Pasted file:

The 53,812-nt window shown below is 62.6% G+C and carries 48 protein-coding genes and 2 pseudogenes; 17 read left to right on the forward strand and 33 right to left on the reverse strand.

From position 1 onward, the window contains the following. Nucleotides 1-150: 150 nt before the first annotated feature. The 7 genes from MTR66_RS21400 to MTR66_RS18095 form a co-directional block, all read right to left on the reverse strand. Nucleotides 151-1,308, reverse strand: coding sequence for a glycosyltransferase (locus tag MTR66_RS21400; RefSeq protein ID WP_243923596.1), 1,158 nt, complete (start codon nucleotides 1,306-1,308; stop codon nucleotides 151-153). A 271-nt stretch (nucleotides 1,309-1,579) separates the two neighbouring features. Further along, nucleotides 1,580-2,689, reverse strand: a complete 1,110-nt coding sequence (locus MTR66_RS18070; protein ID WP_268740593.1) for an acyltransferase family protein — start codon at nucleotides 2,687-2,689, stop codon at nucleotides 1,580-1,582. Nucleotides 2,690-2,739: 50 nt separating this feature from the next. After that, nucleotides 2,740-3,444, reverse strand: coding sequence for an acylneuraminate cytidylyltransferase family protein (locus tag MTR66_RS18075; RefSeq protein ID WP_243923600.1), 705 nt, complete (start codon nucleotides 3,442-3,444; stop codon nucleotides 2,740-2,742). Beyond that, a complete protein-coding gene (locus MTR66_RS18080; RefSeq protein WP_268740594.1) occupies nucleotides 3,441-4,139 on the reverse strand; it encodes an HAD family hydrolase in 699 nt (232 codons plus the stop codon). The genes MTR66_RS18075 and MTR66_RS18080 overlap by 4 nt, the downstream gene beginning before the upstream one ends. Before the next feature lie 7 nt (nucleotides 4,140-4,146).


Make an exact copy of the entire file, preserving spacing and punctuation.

The 53,812-nt window shown below is 62.6% G+C and carries 48 protein-coding genes and 2 pseudogenes; 17 read left to right on the forward strand and 33 right to left on the reverse strand.

From position 1 onward, the window contains the following. Nucleotides 1-150: 150 nt before the first annotated feature. The 7 genes from MTR66_RS21400 to MTR66_RS18095 form a co-directional block, all read right to left on the reverse strand. Nucleotides 151-1,308, reverse strand: coding sequence for a glycosyltransferase (locus tag MTR66_RS21400; RefSeq protein ID WP_243923596.1), 1,158 nt, complete (start codon nucleotides 1,306-1,308; stop codon nucleotides 151-153). A 271-nt stretch (nucleotides 1,309-1,579) separates the two neighbouring features. Further along, nucleotides 1,580-2,689, reverse strand: a complete 1,110-nt coding sequence (locus MTR66_RS18070; protein ID WP_268740593.1) for an acyltransferase family protein — start codon at nucleotides 2,687-2,689, stop codon at nucleotides 1,580-1,582. Nucleotides 2,690-2,739: 50 nt separating this feature from the next. After that, nucleotides 2,740-3,444, reverse strand: coding sequence for an acylneuraminate cytidylyltransferase family protein (locus tag MTR66_RS18075; RefSeq protein ID WP_243923600.1), 705 nt, complete (start codon nucleotides 3,442-3,444; stop codon nucleotides 2,740-2,742). Beyond that, a complete protein-coding gene (locus MTR66_RS18080; RefSeq protein WP_268740594.1) occupies nucleotides 3,441-4,139 on the reverse strand; it encodes an HAD family hydrolase in 699 nt (232 codons plus the stop codon). The genes MTR66_RS18075 and MTR66_RS18080 overlap by 4 nt, the downstream gene beginning before the upstream one ends. Before the next feature lie 7 nt (nucleotides 4,140-4,146).